✓ Spinal angiolipomas are distinct, benign lesions composed of mature lipocytes admixed with abnormal blood vessels. Three new cases of spinal angiolipoma are presented and 34 previously reported cases are analyzed. The 37 total cases (23 females and 14 males) ranged in age from 17 to 73 years (mean 43 years; median 45 years). The mean age of the female patients was older than that for the males (45.0 vs. 41.6 years; p < 0.001, Student's t-test) and most were peri- or postmenopausal. Prior to diagnosis, 97% of the patients had weakness of the lower extremities, 94% had sensory dysfunction, 84% had hyperreflexia and spasticity, 51% had sphincter dysfunction, and 41% had back pain lasting from 1 to 180 months (mean 28 months). Five (22%) of the 23 female patients were pregnant and two had exhibited significant weight gain coincident with the onset of symptoms. The angiolipomas were extradural in 35 patients and intramedullary in two; seven of the extradural lesions infiltrated the surrounding bone. The tumors extended from C-6 to L-4 and had a predilection for the midthoracic region (53% of cases). Plain radiographs were abnormal in 11 (39%) of 28 patients and in all patients with bone infiltration. Myelograms were abnormal in 97% of 32 patients and showed a complete block in 63% of patients. Computerized tomography (CT) and magnetic resonance (MR) imaging revealed the fat-density lesions in all cases studied. There was vascular enhancement in three of five cases with contrast-infused CT and in the one case with gadolinium-infused MR imaging. All patients improved following resection of the epidural lesions and internal decompression of the intramedullary lesions.

It is concluded that spinal angiolipomas predominantly affect women. They involve the thoracic (especially the midthoracic) region, and produce symptoms and signs of spinal compression and, in some cases, bone erosion and pathological fractures. Their symptomatology can be exacerbated by pregnancy and weight gain, suggesting that vascular engorgement and the presence of obesity influence their evolution. Their preponderance in older, peri-, or postmenopausal women, and their clinical exacerbation in pregnant women support a role for hormonal influence. Magnetic resonance imaging is the investigation of choice for the diagnosis of these lesions. Surgery is universally successful in relieving symptoms.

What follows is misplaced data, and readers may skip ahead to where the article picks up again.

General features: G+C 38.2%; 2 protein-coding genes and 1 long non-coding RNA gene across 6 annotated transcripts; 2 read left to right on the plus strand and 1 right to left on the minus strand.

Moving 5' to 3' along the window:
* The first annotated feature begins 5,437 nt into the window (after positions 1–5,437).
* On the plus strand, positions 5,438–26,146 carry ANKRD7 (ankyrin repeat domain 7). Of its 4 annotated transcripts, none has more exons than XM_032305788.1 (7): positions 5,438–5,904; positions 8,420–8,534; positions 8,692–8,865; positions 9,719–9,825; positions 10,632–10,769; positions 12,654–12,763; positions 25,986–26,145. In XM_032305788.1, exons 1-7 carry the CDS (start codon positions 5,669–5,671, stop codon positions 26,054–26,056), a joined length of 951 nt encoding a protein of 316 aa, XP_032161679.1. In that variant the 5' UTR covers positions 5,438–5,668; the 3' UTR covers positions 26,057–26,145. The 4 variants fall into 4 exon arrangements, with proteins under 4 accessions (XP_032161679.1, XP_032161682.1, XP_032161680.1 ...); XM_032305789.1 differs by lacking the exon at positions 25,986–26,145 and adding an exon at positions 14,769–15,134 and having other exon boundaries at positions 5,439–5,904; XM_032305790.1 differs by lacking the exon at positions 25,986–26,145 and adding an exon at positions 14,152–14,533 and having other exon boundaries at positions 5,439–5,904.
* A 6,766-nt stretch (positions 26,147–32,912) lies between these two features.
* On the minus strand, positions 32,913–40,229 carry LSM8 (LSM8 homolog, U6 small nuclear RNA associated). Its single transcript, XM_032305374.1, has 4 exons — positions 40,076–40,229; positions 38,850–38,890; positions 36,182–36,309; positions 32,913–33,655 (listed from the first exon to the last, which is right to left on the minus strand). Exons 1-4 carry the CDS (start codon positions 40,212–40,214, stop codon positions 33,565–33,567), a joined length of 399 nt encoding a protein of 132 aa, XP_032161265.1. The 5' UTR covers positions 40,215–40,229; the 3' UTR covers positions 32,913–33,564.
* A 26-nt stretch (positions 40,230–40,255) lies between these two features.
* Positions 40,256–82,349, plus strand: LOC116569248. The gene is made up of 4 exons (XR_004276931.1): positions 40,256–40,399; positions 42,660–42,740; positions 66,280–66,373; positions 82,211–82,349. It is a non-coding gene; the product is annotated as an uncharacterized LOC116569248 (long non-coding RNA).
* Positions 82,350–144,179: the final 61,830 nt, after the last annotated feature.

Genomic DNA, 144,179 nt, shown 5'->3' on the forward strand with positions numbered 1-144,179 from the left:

Full access

Zhong-Ping Chen, Daniel Yarosh, Yesenia Garcia, Donatella Tampieri, Gérard Mohr, Adrian Langleben and Lawrence C. Panasci

Adjuvant nitrosourea chemotherapy fails to prolong patient survival significantly as many tumors demonstrate resistance to these drugs. It has been documented in cell lines that O6-methylguanine-DNA methyltransferase (MGMT) plays an important role in chloroethylnitrosourea (CENU) drug resistance.

The authors evaluated MGMT expression in 22 glioma specimens by using an immunofluorescence assay and compared the results with clinical response of the patients to CENU-based chemotherapy.